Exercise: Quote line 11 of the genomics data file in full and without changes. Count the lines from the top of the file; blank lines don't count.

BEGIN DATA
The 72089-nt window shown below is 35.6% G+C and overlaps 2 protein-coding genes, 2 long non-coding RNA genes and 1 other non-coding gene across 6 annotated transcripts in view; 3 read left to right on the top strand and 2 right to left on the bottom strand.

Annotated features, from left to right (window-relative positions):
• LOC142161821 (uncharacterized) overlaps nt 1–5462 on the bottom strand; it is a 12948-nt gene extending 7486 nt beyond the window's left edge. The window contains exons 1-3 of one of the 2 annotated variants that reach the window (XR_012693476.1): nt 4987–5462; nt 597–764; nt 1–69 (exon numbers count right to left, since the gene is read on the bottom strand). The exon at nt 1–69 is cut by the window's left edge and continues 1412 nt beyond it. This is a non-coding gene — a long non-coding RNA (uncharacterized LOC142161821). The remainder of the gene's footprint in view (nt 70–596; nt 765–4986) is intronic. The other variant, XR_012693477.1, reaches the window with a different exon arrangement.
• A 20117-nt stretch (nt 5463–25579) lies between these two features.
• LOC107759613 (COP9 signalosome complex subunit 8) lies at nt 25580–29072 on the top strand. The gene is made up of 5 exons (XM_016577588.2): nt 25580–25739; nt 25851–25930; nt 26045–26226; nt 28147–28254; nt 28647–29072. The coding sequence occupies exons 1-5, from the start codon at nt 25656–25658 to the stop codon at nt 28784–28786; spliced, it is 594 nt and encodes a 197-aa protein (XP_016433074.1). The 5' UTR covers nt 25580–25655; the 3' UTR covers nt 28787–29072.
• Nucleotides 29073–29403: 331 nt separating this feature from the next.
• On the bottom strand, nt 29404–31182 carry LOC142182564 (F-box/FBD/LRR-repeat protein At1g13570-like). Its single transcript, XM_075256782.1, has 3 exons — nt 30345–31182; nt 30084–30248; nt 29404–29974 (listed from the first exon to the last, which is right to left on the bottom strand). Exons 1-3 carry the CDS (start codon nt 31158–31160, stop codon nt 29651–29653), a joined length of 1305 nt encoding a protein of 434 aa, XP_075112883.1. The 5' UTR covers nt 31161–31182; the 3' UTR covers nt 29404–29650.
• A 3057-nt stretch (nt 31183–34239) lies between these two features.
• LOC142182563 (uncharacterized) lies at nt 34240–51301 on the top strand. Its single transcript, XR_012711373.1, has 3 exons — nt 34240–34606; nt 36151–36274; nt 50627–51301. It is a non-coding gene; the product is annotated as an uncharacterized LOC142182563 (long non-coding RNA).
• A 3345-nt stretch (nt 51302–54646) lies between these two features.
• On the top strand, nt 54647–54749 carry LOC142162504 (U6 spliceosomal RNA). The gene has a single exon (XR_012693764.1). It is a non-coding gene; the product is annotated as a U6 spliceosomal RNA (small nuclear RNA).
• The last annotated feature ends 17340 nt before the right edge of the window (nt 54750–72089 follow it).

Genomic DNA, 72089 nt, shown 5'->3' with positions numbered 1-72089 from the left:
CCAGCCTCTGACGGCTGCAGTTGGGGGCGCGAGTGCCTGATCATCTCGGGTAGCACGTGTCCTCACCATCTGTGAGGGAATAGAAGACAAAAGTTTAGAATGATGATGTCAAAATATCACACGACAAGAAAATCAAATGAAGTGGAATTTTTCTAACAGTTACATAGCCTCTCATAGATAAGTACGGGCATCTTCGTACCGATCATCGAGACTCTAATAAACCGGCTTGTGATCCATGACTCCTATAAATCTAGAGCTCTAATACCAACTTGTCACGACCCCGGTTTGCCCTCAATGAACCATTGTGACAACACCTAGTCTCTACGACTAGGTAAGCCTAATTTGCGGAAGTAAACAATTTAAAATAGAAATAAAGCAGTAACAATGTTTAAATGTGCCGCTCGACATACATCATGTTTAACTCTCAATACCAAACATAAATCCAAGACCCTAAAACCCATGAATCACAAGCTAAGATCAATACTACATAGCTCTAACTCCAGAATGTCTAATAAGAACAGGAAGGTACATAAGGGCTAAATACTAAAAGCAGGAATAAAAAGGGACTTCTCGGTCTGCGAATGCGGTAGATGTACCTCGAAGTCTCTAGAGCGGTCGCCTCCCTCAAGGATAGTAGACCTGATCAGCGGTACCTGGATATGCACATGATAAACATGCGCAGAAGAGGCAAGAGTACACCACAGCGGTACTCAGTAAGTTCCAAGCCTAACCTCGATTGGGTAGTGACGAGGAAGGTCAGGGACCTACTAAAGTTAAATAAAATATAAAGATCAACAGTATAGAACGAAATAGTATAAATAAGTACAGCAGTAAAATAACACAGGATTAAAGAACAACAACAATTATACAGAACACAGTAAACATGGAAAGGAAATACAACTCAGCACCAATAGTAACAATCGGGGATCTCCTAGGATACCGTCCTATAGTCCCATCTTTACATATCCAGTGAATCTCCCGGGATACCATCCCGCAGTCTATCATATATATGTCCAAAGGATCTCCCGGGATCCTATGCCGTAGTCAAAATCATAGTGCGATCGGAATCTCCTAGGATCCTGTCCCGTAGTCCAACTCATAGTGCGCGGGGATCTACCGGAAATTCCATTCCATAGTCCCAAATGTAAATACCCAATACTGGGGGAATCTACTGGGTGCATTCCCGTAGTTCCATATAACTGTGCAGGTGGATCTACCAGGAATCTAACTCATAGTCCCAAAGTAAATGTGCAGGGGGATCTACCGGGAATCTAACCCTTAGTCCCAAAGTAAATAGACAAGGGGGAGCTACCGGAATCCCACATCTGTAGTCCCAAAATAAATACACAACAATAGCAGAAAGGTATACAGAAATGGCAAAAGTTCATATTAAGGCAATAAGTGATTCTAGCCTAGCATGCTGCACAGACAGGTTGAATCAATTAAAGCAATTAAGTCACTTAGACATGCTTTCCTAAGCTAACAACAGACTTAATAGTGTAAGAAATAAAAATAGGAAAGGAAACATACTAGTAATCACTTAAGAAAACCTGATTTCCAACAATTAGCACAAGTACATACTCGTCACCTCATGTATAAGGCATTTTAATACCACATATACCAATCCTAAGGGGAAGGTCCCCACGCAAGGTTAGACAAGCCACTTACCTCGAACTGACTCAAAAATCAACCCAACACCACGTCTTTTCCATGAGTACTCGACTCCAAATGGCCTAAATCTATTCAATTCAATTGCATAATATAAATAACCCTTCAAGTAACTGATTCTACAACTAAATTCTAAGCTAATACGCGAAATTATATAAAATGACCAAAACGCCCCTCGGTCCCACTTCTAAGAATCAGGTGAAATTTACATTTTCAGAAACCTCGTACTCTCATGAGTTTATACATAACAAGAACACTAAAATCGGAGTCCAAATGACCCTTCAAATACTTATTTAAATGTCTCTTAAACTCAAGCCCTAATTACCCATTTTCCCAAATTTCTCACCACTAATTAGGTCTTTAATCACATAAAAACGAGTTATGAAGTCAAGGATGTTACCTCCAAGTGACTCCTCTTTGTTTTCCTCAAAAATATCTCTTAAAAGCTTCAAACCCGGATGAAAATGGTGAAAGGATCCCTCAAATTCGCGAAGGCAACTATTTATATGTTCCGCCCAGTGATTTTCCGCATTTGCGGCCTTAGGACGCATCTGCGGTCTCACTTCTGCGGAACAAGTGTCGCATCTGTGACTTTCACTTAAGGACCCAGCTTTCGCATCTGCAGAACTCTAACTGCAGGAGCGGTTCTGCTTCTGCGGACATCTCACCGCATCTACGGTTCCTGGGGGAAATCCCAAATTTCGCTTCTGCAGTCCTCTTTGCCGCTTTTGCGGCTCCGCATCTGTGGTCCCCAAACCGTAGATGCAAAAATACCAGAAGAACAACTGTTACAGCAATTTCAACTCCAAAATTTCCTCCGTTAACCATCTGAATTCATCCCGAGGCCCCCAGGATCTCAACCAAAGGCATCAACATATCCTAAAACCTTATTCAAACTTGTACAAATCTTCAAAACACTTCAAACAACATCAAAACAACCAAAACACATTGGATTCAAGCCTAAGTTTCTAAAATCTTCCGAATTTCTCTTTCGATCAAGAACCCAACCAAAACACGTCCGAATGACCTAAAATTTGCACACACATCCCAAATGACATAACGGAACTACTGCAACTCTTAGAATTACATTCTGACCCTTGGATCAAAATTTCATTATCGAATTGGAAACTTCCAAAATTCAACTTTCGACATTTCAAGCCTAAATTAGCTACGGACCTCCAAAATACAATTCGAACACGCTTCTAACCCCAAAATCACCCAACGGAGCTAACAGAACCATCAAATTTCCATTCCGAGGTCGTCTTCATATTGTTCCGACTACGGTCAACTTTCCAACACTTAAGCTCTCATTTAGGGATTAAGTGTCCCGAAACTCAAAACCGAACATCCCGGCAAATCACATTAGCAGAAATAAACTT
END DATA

• On the top strand, nt 54647–54749 carry LOC142162504 (U6 spliceosomal RNA). The gene has a single exon (XR_012693764.1). It is a non-coding gene; the product is annotated as a U6 spliceosomal RNA (small nuclear RNA).